Trade in services, therefore, requires not more vigilant anti-smuggling forces, roadblocks, faster customs officials, tougher officials from Uganda National Bureau of Standards (UNBS) or mean looking sniffer dogs, but a robust regulatory regime to ensure that consumers get the best service.

Whereas the UNBS and the Uganda Revenue Authority can stop imports of sub-standard pens, they cannot stop a quack engineer from coming into Uganda to set up a firm that constructs collapsing buildings.

We don’t have to wait for a VIP to die from such unregulated scenarios to realise that regulation of services is critical before opening up sectors.

Imagine if the Bank of Uganda wasn’t regulating banks or if the Uganda Communications Commission wasn’t regulating telecoms! What would happen if lawyers were not regulated?

Sadly, there are many service sectors in Uganda without adequate laws.

For example, Uganda lacks adequate laws and institutions in the transport, construction and re-insurance service areas.

We have no competition laws! It does not require Einstein to know what would happen if non-regulated firms compete with regulated and inexperienced firms.

Let’s use the opportunity presented by the protocol to request for the application of the principles of variable geometry and asymmetry to derogate (postpone) the opening up of sensitive sectors such as transport, education, tourism, construction and re-insurance, to put in place the required legal and institutional frameworks to regulate these service sectors, boost the capacity of the commercial courts, set up the EPZ laws and build UNBS’s capacity to curb counterfeits.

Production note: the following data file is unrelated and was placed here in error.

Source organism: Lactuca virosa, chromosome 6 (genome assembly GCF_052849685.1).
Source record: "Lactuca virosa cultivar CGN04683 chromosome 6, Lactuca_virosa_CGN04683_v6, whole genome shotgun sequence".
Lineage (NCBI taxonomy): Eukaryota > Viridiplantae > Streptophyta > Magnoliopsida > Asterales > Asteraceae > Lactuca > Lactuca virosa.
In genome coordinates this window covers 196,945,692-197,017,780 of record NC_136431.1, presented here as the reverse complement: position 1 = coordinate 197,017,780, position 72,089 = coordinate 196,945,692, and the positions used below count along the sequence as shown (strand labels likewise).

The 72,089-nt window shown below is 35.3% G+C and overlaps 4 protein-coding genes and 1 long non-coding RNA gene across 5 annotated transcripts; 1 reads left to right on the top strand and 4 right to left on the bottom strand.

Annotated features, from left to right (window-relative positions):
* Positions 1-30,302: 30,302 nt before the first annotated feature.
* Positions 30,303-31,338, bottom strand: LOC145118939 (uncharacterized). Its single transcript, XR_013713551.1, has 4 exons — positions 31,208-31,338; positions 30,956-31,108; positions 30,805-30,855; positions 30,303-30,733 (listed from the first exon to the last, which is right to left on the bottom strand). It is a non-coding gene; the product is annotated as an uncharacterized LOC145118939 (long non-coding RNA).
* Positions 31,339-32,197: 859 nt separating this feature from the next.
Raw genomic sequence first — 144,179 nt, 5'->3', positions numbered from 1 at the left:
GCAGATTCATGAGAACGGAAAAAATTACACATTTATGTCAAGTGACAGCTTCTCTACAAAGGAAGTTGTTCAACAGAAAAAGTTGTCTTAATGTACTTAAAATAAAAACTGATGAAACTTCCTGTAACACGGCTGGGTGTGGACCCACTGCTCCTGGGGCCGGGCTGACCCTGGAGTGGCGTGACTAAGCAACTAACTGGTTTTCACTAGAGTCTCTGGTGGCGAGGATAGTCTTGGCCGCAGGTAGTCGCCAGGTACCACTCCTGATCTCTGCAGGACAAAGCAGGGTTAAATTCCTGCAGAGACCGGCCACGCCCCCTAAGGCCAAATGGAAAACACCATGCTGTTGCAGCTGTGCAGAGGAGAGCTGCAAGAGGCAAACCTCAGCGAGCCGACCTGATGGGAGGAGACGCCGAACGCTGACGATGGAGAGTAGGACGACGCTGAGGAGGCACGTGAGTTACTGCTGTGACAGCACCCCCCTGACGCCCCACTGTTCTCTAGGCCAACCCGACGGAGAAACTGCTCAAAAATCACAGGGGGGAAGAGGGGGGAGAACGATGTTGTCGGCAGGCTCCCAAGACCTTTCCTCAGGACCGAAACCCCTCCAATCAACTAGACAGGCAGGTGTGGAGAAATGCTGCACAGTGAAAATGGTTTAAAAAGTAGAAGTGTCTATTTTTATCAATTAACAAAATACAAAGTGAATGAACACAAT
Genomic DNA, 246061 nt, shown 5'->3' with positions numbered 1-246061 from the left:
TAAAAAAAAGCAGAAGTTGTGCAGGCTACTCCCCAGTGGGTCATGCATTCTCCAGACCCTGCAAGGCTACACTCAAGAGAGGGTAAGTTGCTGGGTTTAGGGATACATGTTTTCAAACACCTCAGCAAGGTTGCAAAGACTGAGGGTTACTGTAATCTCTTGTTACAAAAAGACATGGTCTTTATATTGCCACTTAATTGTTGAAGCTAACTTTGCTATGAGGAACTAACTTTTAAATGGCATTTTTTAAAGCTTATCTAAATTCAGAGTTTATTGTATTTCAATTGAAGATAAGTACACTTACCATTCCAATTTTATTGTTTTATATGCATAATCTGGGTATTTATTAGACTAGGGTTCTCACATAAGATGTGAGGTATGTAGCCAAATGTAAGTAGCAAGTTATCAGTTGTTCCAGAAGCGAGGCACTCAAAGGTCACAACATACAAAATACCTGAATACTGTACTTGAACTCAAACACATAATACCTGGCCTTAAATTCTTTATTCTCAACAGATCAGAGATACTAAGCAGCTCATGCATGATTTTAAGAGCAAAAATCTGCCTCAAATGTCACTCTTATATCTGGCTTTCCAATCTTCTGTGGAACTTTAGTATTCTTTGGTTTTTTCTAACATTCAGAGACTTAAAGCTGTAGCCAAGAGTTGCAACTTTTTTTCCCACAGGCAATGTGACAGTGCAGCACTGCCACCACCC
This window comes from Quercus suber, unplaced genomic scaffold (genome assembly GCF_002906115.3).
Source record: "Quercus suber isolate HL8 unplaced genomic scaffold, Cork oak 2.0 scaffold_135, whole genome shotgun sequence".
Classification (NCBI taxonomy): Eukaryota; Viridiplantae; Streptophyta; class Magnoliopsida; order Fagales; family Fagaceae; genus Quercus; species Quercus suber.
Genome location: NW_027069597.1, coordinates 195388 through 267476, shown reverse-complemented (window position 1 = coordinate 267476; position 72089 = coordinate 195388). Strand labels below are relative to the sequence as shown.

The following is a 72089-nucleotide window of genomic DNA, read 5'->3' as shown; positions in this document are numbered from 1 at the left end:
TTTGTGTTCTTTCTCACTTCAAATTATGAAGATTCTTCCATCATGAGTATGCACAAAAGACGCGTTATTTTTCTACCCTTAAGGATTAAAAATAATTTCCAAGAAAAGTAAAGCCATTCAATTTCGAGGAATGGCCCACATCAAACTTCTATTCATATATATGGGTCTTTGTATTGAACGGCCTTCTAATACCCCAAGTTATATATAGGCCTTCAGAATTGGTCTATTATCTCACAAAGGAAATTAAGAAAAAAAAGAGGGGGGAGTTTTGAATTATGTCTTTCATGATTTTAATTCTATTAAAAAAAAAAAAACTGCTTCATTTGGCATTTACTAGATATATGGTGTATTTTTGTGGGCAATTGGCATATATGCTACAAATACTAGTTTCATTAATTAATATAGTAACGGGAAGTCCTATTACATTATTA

The common market is an opportunity for Uganda to prevent fake firms and unqualified people from putting up collapsing buildings or the loss of sh120b, which is paid to foreign insurance firms to re-insure our insurance firms.

It gives us the chance to form the effective National Tourism Master Plan required to market Uganda’s extra-special bio-diversity to domestic, regional and global tourists, while boosting capacity of tour guides, hotels and tour firms.

Derogation is permitted by the EAC treaty using the two principles explained in this article.

In the European Union, Britain legally sought and acquired the right to use the pound and not the euro and the right for Oxford University not to offer the same degrees with a university elsewhere.

it will be absurd if our negotiators don’t ask for this legal derogation, a right given to all LDCs in the 1999 EAC Treaty.

The writer is a policy analyst at PSFU observing the EAC Common Market negotiations in Bujumbura, Burundi

Those who disregard the President’s call for patriotism will argue that Uganda is already open and therefore can not ask for derogations. these pessimists are confusing two things; the fact that a foreigner gets into Uganda as a visitor, worker, professional or tourist, but not an investor and after some time sets up a corner shop or any other business in an unregulated sector, knowing well the country lacks laws to ensure that the corner shop for example, does not stock expired goods. This does not mean the sector is open, it means the sector is unregulated.

Opening a sector requires a process called commitment, which is normally undertaken at the World Trade Organization where Uganda has only committed selected telecommunication and tourism services, meaning that whereas another MTN, Warid, Zain or UTL may establish in Uganda, Uganda retains policy space to refuse another Uchumi or Game or Nakumatt. So, will Uganda exploit the principle of asymmetry in the common market or will the negotiating team frustrate the President’s vision of transformation by shying away from asking for derogations?

John Ssempebwa
Observing the EAC Common Market negotiations in Bujumbura, Burundi

Will the Common Market benefit Uganda?